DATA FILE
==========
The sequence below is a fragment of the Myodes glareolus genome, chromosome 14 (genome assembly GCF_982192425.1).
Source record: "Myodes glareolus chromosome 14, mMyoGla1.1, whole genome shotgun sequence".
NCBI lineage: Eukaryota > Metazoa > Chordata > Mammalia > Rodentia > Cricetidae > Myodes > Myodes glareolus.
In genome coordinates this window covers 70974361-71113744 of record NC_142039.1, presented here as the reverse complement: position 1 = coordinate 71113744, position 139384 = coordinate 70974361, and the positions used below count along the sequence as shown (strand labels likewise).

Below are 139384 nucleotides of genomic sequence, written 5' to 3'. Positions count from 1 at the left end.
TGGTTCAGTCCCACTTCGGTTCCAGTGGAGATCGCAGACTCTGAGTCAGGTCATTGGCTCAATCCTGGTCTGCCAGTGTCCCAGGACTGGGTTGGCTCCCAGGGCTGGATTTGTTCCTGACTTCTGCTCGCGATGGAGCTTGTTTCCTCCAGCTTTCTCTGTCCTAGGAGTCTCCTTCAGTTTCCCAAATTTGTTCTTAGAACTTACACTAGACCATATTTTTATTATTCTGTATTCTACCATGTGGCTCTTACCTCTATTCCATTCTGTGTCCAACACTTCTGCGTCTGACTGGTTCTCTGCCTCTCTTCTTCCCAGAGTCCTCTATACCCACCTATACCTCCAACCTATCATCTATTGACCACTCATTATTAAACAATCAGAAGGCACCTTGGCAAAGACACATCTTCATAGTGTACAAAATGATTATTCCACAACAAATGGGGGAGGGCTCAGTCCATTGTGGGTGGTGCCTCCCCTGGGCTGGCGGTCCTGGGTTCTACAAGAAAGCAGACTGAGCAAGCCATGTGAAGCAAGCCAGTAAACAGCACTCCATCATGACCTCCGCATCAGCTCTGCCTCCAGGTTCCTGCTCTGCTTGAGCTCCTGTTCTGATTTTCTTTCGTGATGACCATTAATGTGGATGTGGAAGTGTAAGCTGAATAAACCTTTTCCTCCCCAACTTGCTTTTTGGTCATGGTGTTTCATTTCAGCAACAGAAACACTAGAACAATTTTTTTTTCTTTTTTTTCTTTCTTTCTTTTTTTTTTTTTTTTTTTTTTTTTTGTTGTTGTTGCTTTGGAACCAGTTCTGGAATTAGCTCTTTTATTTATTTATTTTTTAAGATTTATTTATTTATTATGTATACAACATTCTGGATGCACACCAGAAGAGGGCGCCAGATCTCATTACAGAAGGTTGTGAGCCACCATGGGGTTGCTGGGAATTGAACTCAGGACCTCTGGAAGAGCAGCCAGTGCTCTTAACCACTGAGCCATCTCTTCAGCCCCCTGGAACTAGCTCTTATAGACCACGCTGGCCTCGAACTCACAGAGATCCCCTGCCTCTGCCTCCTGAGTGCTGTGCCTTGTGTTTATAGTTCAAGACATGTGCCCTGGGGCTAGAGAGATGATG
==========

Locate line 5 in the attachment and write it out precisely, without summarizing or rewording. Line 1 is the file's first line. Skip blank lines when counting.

Below are 139384 nucleotides of genomic sequence, written 5' to 3'. Positions count from 1 at the left end.